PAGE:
TOM KRISTENSEN SPEAKS FOR EUROSPORT ON THE 24 HOURS OF LE MANS IN 2024

14 June 2024 - Last updated 17 June 2024

Record nine-time 24 Hours of Le Mans champion and Eurosport motorsport expert Tom Kristensen was speaking ahead of the 2024 edition of the most iconic race in motorsport.

What does it take to win 24 Hours of Le Mans?
You need to be in love with motorsport. You need to love what you do and want to make your parents proud. You need to do well for your mechanics, be strong, avoid mistakes, and strive to win. Having a reliable car is crucial, so working on the details is essential. You need good chemistry with your teammates, respect each other, and take responsibility with your mechanics. It's very stressful to drive at an average speed of 220 kilometers per hour for 24 hours, including pit stops. Passion, determination, and a fear of making mistakes are key. You need to look at mistakes but avoid making them.

Do you ever feel the itch to go back and race all over again?
Yes, for sure. I miss it. It's been 10 years since I retired from Le Mans, but you have to retire while you're still doing well. I don't regret my decision at all. Now, I get the most passion from commentating on races. Last night, during qualifying and free practice, I could see myself jumping into one of the cars, just for my own pleasure. I don't need to take part in the whole preparation anymore. I envy the racing, but I'm glad to watch the talents and great drivers coming in. Le Mans is in a fantastic period, with many brands competing for the outright victory. If we can get a Dane on top of the podium again, it would make me very happy.

What's your opinion on the GT3 class replacing the old GTEs?
The LMGT3 class in the WEC is now pro-am, meaning there is a bronze driver in all cars, which attracts manufacturers. The cars are less sophisticated than the GTEs, using full ABS and other aids. The class gives good racing because of the mix of experience levels among drivers. The cars are balanced for performance, making any mistake more costly and creating a more competitive field.

This is the fourth year of the hypercar class. Do you think it has lived up to the hype?
Yes, it certainly has. The races in the WEC have attracted a lot of spectators, with 80,000 at Spa and 70,000 at Imola. The hypercar class has brought in many manufacturers and created competitive racing. This year, we have even more manufacturers than last year, making it a fantastic period for Le Mans. However, there will always be some disappointments and challenges, but overall, the hypercar class has been very successful.

What makes Le Mans so special?
The night and the spirit, the history and heritage of the race. Driving at night is a unique experience. You need to focus entirely, and the atmosphere is incredible. The combination of speed, endurance, and the challenges of the race make it truly special.

Which victory was the most memorable for you in Le Mans?
I would say 2004 because it's 20 years ago, and my son reminded me of that. He actually made an Instagram post for me this morning. That's when I drove with a one-car team, a private team from Japan, Team Goh. Japan has meant so much for my career because they welcomed me even many years before that when I did Formula 3, and I lived in Japan for 5 years. Later, to drive in a private Audi R8 with a Japanese team, with a one-car team, and there were a lot of Audi teams along the way. Winning there with Seiji Ara, the Japanese driver, and Rinaldo Capello was special.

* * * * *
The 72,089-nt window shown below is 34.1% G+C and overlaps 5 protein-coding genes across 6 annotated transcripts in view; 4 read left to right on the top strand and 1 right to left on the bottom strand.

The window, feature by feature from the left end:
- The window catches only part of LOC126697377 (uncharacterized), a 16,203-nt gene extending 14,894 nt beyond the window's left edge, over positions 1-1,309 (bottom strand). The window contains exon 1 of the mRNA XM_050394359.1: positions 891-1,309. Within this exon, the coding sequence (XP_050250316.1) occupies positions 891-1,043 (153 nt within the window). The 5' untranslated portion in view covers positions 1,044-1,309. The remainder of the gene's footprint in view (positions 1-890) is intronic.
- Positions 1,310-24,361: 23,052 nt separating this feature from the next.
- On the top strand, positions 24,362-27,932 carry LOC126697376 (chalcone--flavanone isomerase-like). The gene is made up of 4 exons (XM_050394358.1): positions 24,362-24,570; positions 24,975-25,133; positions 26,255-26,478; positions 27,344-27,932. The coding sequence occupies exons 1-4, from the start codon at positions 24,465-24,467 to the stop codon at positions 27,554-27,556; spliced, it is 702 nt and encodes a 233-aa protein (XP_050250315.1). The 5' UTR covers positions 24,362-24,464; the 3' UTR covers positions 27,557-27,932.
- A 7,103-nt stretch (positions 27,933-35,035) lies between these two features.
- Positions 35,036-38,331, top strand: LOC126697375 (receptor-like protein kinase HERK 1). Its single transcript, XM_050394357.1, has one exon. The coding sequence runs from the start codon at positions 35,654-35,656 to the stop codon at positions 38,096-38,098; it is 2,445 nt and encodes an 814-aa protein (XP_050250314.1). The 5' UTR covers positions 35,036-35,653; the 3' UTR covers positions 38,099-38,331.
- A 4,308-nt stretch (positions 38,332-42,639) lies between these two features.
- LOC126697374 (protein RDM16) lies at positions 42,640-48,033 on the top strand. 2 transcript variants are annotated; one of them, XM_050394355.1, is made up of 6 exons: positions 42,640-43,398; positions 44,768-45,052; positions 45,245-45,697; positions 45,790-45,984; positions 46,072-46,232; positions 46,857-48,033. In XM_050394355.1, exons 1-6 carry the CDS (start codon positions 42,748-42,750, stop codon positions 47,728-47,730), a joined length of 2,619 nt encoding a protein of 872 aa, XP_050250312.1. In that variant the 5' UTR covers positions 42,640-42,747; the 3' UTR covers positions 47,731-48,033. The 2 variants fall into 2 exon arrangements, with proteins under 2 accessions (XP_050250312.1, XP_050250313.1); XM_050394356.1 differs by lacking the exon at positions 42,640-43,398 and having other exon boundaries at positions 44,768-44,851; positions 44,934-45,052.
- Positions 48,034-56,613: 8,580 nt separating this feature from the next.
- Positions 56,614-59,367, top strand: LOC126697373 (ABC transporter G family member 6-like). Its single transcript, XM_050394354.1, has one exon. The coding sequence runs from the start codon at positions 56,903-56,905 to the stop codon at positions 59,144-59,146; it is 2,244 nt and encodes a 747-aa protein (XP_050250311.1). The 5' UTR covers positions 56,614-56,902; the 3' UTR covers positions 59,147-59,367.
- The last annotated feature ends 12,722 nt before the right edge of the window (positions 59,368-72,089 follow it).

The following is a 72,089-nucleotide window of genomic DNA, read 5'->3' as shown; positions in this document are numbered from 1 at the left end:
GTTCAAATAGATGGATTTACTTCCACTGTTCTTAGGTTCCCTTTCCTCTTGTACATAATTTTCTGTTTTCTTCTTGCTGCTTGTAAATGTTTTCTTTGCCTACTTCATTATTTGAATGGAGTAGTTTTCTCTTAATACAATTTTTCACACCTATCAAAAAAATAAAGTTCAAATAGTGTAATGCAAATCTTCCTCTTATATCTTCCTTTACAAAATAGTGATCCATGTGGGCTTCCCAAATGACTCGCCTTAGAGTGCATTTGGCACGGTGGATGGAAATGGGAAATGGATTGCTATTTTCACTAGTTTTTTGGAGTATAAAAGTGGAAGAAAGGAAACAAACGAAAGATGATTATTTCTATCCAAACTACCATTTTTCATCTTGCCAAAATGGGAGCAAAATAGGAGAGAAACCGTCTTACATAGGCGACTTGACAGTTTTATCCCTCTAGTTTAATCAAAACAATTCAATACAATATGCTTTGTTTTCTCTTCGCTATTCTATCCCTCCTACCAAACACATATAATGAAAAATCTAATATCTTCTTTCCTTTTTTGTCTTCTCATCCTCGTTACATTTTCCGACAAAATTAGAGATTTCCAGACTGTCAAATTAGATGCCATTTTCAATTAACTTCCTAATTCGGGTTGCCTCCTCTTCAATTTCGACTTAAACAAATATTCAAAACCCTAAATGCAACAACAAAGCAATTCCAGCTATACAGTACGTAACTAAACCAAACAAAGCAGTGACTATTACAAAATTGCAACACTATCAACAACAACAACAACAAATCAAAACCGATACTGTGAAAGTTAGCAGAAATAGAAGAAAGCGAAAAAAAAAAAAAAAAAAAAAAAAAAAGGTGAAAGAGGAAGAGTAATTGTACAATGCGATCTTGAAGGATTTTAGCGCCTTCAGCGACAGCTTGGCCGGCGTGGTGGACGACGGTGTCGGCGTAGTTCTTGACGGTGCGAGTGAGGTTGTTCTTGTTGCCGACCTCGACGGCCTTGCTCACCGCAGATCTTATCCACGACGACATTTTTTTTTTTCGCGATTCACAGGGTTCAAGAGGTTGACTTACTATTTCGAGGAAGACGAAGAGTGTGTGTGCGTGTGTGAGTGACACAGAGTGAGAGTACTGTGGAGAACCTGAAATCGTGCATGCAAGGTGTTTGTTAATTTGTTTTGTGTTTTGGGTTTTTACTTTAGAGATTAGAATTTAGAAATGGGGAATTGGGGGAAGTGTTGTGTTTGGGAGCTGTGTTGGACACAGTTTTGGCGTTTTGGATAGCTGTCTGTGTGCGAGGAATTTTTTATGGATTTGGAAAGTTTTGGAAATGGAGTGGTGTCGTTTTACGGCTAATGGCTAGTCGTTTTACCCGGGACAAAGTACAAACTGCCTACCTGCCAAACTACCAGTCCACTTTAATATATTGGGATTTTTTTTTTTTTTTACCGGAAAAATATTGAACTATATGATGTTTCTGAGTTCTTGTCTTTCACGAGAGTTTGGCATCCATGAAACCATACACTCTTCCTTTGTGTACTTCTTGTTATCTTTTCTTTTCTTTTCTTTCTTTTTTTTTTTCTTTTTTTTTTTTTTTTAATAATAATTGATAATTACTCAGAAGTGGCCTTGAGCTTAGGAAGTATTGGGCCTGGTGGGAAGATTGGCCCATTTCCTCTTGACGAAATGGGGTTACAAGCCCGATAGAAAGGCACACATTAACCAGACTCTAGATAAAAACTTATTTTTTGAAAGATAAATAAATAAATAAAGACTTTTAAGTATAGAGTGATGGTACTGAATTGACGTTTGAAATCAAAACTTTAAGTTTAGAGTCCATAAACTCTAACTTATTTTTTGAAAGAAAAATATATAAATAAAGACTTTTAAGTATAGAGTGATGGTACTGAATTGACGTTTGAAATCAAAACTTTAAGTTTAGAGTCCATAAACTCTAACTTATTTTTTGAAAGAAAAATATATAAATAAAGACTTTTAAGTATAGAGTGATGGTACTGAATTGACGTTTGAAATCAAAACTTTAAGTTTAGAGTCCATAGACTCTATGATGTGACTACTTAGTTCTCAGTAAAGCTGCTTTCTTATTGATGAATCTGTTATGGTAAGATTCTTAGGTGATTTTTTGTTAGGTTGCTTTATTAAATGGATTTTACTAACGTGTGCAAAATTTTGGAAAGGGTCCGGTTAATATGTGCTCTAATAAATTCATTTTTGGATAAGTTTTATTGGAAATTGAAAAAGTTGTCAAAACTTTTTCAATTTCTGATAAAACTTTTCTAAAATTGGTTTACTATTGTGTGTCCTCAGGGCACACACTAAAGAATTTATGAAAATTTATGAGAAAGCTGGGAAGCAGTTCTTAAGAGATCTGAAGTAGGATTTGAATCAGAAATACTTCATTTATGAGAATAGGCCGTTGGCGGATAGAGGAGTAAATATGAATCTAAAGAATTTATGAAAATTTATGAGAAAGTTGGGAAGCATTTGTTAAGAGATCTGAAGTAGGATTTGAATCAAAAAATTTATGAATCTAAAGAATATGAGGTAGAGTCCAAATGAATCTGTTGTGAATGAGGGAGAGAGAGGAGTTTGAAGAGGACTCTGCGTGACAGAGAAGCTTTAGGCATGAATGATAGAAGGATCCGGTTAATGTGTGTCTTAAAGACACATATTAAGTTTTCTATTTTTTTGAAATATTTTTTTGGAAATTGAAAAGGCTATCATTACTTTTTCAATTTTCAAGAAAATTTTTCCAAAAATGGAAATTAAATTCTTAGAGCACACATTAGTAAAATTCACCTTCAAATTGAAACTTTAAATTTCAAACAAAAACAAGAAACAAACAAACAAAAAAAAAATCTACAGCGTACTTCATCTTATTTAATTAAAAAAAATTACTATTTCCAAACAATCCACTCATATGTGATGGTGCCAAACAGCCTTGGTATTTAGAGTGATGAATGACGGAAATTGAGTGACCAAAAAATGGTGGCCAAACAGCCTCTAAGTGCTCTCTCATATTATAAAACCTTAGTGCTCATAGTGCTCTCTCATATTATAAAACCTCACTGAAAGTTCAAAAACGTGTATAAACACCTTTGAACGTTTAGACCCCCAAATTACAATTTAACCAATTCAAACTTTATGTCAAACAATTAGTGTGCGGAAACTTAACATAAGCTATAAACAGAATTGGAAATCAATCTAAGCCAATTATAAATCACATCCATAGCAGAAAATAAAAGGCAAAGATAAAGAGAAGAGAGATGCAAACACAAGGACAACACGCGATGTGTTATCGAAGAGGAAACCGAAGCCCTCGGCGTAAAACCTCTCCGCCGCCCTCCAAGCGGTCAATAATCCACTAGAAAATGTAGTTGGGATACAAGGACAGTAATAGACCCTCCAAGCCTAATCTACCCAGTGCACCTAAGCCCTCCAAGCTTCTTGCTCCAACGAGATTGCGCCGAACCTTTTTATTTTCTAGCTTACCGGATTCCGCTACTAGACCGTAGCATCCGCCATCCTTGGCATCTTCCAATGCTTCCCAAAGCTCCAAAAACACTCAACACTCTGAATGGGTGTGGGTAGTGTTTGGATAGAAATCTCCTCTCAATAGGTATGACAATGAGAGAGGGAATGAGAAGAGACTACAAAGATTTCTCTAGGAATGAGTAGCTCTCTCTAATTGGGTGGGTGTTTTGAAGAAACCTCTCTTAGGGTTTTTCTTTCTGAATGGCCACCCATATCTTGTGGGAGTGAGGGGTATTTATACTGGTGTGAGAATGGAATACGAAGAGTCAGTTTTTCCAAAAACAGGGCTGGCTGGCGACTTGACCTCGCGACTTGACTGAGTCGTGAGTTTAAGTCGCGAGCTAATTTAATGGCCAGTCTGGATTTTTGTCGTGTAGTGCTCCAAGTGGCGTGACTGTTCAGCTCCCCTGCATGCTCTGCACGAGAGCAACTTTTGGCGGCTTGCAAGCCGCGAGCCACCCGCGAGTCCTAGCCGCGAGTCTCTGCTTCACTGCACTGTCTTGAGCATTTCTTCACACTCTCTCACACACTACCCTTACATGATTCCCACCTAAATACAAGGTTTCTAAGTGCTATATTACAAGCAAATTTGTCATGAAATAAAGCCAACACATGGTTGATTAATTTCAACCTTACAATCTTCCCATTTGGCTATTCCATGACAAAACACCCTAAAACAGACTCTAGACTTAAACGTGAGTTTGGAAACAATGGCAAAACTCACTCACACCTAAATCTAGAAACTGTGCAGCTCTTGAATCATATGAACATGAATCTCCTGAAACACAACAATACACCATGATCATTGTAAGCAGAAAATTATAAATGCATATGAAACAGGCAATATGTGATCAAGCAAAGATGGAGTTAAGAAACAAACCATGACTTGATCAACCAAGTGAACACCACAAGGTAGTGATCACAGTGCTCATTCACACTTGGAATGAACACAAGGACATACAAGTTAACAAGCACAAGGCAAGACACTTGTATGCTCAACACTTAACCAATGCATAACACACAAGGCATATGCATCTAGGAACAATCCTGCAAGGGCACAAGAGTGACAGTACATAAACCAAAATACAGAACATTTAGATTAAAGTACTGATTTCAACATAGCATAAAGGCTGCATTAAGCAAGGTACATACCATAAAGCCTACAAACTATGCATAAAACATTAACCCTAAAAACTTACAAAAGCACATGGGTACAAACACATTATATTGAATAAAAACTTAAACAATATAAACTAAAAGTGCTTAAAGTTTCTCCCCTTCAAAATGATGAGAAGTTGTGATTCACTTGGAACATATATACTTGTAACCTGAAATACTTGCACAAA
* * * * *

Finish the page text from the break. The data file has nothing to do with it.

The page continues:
Some people mentioned that in terms of involvement with the team, with the mechanical engineers, and sometimes we had to change a little bit. I was very much involved as it was a private organization building a team. So today, I would say that one. Other times, I would say my first victory with Joest Racing. Other times, I would speak to you, good journalists, about 2008 with Peugeot because we had no chance. We were 3.2 seconds behind in qualifying, which, as you know, is light years. But with five times doing rain and not rain, we were able to come out on top.

What do you think about the future of Le Mans with the changes in the auto industry?
At the moment, you are speaking about a new golden era. Le Mans will always survive with its history and heritage. Le Mans is 100 years old. This is the 101st year since the first race was held. I believe it's the 92nd race due to breaks for wars. Only something as significant as war can stop it because people need motorsport, people need the passion, and it is the greatest race. Le Mans will always survive with the technical solutions leading the way for car manufacturers. Of course, there's pressure from the political world because everyone, even racing drivers, wants to make the world a better place in all areas, not only environmentally but also in other aspects. 

The 24 Hours of Le Mans sees fans supporting different manufacturers like British Aston Martin, Italian Lamborghini, and Toyota from Japan. They all speak nicely about each other. It's really the best community of fans compared to some other sports where it becomes more aggressive. I'm very proud of my sport. I have only missed one Le Mans since I retired, and that was during the pandemic. Other times, I still come back even though it's already a few years since I stopped racing myself.

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